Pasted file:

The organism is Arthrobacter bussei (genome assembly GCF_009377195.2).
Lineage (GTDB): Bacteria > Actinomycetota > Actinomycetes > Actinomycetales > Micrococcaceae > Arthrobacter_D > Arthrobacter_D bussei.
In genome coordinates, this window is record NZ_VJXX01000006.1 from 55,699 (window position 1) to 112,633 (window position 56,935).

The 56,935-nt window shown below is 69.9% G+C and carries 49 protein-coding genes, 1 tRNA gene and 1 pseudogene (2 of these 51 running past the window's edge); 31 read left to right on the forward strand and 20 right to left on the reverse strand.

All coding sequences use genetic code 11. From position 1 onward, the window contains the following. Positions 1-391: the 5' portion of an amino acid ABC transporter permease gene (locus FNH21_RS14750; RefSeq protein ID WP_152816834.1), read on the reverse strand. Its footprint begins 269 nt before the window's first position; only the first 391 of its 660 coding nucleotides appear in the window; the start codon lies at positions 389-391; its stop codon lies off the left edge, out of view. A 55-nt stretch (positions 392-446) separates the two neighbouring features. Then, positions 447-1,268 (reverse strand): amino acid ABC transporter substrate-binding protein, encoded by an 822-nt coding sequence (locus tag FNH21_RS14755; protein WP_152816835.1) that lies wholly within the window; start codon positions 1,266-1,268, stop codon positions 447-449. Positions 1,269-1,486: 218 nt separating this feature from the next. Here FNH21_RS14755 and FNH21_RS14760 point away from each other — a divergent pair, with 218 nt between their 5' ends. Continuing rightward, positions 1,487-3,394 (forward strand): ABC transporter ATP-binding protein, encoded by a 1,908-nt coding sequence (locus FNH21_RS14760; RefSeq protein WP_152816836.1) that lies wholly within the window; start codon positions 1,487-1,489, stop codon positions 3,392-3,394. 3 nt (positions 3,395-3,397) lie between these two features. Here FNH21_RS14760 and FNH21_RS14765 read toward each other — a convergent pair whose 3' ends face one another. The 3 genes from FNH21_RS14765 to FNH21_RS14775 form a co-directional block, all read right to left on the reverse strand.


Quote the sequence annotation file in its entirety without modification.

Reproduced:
The organism is Arthrobacter bussei (genome assembly GCF_009377195.2).
Lineage (GTDB): Bacteria > Actinomycetota > Actinomycetes > Actinomycetales > Micrococcaceae > Arthrobacter_D > Arthrobacter_D bussei.
In genome coordinates, this window is record NZ_VJXX01000006.1 from 55,699 (window position 1) to 112,633 (window position 56,935).

The 56,935-nt window shown below is 69.9% G+C and carries 49 protein-coding genes, 1 tRNA gene and 1 pseudogene (2 of these 51 running past the window's edge); 31 read left to right on the forward strand and 20 right to left on the reverse strand.

All coding sequences use genetic code 11. From position 1 onward, the window contains the following. Positions 1-391: the 5' portion of an amino acid ABC transporter permease gene (locus FNH21_RS14750; RefSeq protein ID WP_152816834.1), read on the reverse strand. Its footprint begins 269 nt before the window's first position; only the first 391 of its 660 coding nucleotides appear in the window; the start codon lies at positions 389-391; its stop codon lies off the left edge, out of view. A 55-nt stretch (positions 392-446) separates the two neighbouring features. Then, positions 447-1,268 (reverse strand): amino acid ABC transporter substrate-binding protein, encoded by an 822-nt coding sequence (locus tag FNH21_RS14755; protein WP_152816835.1) that lies wholly within the window; start codon positions 1,266-1,268, stop codon positions 447-449. Positions 1,269-1,486: 218 nt separating this feature from the next. Here FNH21_RS14755 and FNH21_RS14760 point away from each other — a divergent pair, with 218 nt between their 5' ends. Continuing rightward, positions 1,487-3,394 (forward strand): ABC transporter ATP-binding protein, encoded by a 1,908-nt coding sequence (locus FNH21_RS14760; RefSeq protein WP_152816836.1) that lies wholly within the window; start codon positions 1,487-1,489, stop codon positions 3,392-3,394. 3 nt (positions 3,395-3,397) lie between these two features. Here FNH21_RS14760 and FNH21_RS14765 read toward each other — a convergent pair whose 3' ends face one another. The 3 genes from FNH21_RS14765 to FNH21_RS14775 form a co-directional block, all read right to left on the reverse strand.